Historic ruling is largely symbolic for the Garden State where same-sex marriage has been legal since Fall 2013
Friday's landmark ruling by the United State Supreme Court in Obergefell v. Hodges will feature prominently in law school text books for decades to come, having made gay marriage the de facto law of the land in a close 5-4 decision. For New Jersey residents, however, the ruling's impact is largely symbolic.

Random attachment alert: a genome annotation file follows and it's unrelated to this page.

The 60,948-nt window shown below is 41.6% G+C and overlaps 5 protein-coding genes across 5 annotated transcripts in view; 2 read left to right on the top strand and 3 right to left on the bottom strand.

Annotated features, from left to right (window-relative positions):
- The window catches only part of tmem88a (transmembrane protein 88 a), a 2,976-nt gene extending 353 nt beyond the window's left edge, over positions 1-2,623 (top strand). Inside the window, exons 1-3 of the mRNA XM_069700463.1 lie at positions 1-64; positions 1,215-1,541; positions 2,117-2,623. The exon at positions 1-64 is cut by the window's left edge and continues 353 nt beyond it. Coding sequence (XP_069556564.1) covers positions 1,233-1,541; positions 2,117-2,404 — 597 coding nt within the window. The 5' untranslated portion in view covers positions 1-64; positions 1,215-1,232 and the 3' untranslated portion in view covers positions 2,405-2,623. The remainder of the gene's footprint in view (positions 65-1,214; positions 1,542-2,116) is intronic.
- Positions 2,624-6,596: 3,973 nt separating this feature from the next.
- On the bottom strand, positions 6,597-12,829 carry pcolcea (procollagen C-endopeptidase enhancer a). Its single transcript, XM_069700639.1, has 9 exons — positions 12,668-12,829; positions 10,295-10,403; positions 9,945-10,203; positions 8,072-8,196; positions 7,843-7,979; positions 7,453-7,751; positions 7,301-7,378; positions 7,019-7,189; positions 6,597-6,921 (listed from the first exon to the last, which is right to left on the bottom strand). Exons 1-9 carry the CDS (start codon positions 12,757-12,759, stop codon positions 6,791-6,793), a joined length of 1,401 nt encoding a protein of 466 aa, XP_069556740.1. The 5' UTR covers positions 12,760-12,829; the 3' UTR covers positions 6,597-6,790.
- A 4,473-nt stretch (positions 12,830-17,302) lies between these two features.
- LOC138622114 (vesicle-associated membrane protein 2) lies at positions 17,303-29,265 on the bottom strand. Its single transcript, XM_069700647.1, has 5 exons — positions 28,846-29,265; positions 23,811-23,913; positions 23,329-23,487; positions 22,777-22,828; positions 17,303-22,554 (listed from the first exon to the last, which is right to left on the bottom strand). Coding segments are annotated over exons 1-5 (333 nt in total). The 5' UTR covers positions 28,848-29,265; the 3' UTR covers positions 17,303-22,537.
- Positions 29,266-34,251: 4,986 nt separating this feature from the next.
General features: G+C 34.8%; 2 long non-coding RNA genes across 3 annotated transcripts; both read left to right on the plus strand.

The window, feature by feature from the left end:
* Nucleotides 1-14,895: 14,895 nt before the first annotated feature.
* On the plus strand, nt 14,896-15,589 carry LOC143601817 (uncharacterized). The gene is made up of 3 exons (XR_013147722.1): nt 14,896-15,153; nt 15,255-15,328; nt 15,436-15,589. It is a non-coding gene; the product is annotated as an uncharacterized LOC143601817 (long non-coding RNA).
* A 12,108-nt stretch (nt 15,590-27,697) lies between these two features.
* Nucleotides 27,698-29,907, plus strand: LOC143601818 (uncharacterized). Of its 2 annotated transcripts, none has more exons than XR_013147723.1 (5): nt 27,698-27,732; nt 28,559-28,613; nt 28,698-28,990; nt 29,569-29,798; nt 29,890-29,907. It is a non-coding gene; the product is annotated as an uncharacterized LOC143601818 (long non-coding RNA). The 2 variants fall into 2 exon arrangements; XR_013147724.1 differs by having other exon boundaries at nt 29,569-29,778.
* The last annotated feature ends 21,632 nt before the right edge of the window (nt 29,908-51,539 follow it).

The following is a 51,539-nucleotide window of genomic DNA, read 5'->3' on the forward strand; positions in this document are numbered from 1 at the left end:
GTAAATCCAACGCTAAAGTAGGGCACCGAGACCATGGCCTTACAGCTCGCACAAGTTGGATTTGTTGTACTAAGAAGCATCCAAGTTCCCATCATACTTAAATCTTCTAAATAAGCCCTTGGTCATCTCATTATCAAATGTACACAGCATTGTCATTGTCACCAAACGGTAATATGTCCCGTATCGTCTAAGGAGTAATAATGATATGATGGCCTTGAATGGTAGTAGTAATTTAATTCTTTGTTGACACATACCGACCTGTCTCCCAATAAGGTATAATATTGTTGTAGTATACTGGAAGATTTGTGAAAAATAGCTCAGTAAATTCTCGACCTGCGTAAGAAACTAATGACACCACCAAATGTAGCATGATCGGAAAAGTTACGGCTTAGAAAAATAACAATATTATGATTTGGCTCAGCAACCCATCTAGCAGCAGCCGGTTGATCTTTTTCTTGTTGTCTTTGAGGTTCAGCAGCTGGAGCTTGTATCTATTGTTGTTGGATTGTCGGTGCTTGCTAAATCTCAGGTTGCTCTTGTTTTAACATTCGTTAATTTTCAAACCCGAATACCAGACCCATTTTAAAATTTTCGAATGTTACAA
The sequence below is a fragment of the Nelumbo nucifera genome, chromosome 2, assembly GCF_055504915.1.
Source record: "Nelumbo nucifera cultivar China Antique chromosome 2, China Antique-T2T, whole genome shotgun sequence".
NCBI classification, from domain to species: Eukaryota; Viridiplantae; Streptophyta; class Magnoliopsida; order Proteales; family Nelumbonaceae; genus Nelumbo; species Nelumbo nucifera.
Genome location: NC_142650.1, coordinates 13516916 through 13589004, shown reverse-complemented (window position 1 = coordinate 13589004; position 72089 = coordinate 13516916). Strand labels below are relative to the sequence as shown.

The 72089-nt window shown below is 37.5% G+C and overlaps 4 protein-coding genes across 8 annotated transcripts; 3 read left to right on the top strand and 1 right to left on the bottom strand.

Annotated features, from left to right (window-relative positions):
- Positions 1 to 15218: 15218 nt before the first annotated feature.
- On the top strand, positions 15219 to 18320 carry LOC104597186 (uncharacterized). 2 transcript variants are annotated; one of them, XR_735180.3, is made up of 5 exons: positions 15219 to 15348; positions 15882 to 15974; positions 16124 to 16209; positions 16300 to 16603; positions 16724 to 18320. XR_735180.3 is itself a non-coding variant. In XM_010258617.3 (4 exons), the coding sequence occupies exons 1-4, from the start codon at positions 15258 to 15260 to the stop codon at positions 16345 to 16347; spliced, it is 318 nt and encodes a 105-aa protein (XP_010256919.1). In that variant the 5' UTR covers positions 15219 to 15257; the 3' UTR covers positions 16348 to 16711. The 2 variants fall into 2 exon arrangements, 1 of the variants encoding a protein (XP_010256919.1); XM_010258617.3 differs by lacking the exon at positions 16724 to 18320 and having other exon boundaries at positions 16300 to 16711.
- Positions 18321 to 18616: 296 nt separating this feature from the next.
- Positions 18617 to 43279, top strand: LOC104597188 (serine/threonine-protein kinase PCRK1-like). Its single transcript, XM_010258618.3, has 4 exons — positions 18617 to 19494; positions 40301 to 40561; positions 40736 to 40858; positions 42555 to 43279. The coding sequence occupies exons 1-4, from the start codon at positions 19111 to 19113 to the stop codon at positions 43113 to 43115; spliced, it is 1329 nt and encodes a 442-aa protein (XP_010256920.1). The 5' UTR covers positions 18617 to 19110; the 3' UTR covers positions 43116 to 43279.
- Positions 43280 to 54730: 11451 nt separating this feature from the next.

The current United States Supreme Court justices Back in September 2013, the assignment (or head) judge of Mercer County's Superior Court handed down a ruling in Garden State Equality v. Dow which had the effect of mandating the issuance of marriage licenses to New Jersey's same sex couples beginning October 21, 2013. Initially, the Christie Administration appealed the Mercer decision and requested a “stay,” a procedural mechanism which prohibits the granted relief from taking effect until the appeal is decided. A stay would have estopped the issuance of licenses for the time being. Ultimately, the New Jersey Supreme Court denied the request and, days later, the Administration announced that it would not pursue an appeal. From that moment forward, gay marriage has been completely legal throughout New Jersey. If anything, today's ruling may eliminate the potential for same sex New Jersey couples having their marriage fully recognized by another state that, prior to today, did not recognize gay marriage. We all experience the same challenges regardless of whom we choose to love. If you or someone you know is seeking guidance regarding a family law-related issue in New Jersey, ranging from the divorce process to localized legal conflicts over child support, custody or alimony, please contact the family law attorneys at DeMichele & DeMichele online today. Your confidential initial consultation is only a phone call away: (856) 546-1350. _______